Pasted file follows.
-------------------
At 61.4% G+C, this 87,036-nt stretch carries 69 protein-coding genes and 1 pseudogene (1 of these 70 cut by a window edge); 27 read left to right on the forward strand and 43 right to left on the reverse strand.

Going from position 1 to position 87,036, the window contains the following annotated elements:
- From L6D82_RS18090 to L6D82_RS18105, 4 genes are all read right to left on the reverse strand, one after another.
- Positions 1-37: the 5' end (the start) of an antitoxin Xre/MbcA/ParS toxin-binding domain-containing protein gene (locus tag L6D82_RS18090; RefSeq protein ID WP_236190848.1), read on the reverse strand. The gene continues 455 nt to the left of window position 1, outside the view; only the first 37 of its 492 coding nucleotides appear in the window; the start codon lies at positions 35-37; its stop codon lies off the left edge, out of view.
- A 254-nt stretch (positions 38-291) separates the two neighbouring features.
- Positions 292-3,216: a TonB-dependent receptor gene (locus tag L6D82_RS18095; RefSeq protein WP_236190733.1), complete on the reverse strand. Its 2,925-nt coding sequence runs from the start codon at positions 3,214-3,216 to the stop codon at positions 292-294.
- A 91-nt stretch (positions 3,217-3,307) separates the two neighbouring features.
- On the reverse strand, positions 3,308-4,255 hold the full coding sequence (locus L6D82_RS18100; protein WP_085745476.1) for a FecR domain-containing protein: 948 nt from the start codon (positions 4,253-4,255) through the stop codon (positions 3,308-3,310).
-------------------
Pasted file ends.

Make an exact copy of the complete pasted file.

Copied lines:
At 61.4% G+C, this 87,036-nt stretch carries 69 protein-coding genes and 1 pseudogene (1 of these 70 cut by a window edge); 27 read left to right on the forward strand and 43 right to left on the reverse strand.

Going from position 1 to position 87,036, the window contains the following annotated elements:
- From L6D82_RS18090 to L6D82_RS18105, 4 genes are all read right to left on the reverse strand, one after another.
- Positions 1-37: the 5' end (the start) of an antitoxin Xre/MbcA/ParS toxin-binding domain-containing protein gene (locus tag L6D82_RS18090; RefSeq protein ID WP_236190848.1), read on the reverse strand. The gene continues 455 nt to the left of window position 1, outside the view; only the first 37 of its 492 coding nucleotides appear in the window; the start codon lies at positions 35-37; its stop codon lies off the left edge, out of view.
- A 254-nt stretch (positions 38-291) separates the two neighbouring features.
- Positions 292-3,216: a TonB-dependent receptor gene (locus tag L6D82_RS18095; RefSeq protein WP_236190733.1), complete on the reverse strand. Its 2,925-nt coding sequence runs from the start codon at positions 3,214-3,216 to the stop codon at positions 292-294.
- A 91-nt stretch (positions 3,217-3,307) separates the two neighbouring features.
- On the reverse strand, positions 3,308-4,255 hold the full coding sequence (locus L6D82_RS18100; protein WP_085745476.1) for a FecR domain-containing protein: 948 nt from the start codon (positions 4,253-4,255) through the stop codon (positions 3,308-3,310).